Airbnb Wants to Be Your Next Landlord. Should You Let Them?

Airbnb- next landlord
AirBnB has become a leading platform to find extended-stay homes. People often search for “monthly airbnbs”. Image courtesy of Tierra Mallorca.

Airbnb’s CEO has claimed he wants to be your next landlord. But does that make sense? We don’t think so, because of Airbnb’s high fees.

Airbnb’s fees make sense for shorter stays, but not for extended stays (28+ nights), which make up to 25% of the nights Airbnb sells each quarter. The reason for this disconnect is that its service fees are too high compared to the value it brings as an intermediary to hosts and guests on these longer stays.

Background: Airbnb has once again reported that a substantial part of its bookings come from extended-stay guests (those staying 28 nights or more). Since 2020, the total number of room nights booked as extended stays has averaged between 15.5-16m each quarter, representing 19-24% of total nights booked on the platform (or the equivalent of nearly 176,000 listings occupied full time). And in certain markets, the figure has been as high as 60%.

Back in late May, a headline from The Verge caught our attention: ‘Airbnb’s CEO thinks the platform can replace your landlord’. In the article, Airbnb’s CEO Brian Chesky said that deposits, long-term leases, and proof of income are outdated. 

I think eventually in the future people will start paying for rent the way they pay for cable television, or for Netflix, you pay on a month-to-month basis.

Brian Chesky

And we totally agree with this.

In fact, this is the foundation of our company’s thesis: residential real estate (especially apartment living) isn’t aligned to pillars of the 21st-century economy such as flexibility, convenience, and asset-light lifestyles. But that’s a story for another day.…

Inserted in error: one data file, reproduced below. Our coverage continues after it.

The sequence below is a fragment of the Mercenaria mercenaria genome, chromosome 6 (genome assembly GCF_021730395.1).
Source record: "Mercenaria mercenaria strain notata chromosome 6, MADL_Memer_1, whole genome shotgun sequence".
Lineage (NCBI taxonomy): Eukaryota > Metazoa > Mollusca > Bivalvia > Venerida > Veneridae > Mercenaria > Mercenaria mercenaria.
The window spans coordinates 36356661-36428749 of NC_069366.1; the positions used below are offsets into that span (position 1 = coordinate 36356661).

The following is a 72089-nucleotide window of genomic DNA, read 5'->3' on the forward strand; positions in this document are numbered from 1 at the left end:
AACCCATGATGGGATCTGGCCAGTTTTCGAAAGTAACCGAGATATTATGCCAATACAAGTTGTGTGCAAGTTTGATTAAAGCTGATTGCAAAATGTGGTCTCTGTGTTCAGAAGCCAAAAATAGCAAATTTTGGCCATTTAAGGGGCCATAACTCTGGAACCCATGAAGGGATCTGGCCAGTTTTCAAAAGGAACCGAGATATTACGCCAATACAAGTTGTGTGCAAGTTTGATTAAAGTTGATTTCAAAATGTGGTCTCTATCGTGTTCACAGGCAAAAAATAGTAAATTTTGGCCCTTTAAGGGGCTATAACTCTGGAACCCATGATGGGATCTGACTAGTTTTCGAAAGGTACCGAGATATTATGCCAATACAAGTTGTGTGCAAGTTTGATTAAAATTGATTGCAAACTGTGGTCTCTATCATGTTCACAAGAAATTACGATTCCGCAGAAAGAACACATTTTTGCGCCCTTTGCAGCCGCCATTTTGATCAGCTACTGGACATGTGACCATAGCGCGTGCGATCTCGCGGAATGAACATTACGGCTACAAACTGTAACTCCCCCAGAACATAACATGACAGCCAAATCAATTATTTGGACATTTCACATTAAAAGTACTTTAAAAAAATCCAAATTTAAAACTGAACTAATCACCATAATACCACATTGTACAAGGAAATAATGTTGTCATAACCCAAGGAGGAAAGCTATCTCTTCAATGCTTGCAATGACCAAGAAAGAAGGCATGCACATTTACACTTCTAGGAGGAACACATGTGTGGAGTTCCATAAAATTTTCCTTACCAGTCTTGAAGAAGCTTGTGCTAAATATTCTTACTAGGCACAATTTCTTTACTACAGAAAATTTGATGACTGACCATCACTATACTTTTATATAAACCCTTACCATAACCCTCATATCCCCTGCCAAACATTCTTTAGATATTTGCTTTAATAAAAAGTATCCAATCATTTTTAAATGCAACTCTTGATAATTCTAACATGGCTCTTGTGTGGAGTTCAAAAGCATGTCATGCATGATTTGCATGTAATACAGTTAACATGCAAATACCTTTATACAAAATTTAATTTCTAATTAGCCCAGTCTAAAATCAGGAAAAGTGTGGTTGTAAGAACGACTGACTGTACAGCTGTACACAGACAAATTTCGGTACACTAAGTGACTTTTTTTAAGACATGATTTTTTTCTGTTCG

Why Airbnb won’t be your next landlord

That headline from The Verge has been bugging us for six months now, so it’s time for me to get it off our chest…

Let’s be clear on two things:

  1. Airbnb won’t replace your landlord. It’s like your realtors, apartment locators, or leasing agents since it takes a commission from the property owner for finding a renter.
  2. Airbnb needs to change its pricing model. It needs to change its pricing model to capture this market and likely expand its monetization model.

In this article, we’ll dive deeper into our rationale, based on our experiences running Lodgeur, where 75% of our room nights are rented by extended-stay guests.

How Airbnb makes money

Airbnb makes money primarily by charging a service fee to hosts and guests. This fee is predominantly paid by the guest, adding on average 14.2% to their cost, and 3% by the host (in a few markets, only the host pays the fee, and in others, they can elect to pay the whole fee).

From analysis on our own listings, the average guest service fee is a smidge above 14.1%, but drops by a quarter if you book stays of 28 nights or more, to 10.6% or so. In other words, Airbnb can expect to receive 17.1% of the rent and fees charged by the host on short stays and 13.6% on extended stays. The guest may also pay local occupancy taxes, depending on the market and length of stay.

28 nights is also the magic number at which monthly pricing discounts (if offered by hosts) kick in. But a word of advice – if you see ‘Occupancy taxes and fees’ listed, these are often waived at the 30-night mark (depending on the local county, city, and state – we collect three sets of taxes in Houston). Unfortunately Airbnb’s system doesn’t flag this to guests, but we let them know manually. In fact, booking a stay of 30 nights with us is actually 15% cheaper than booking 27 nights once you add up the monthly discount, the service fee discount, and the occupancy tax waiver.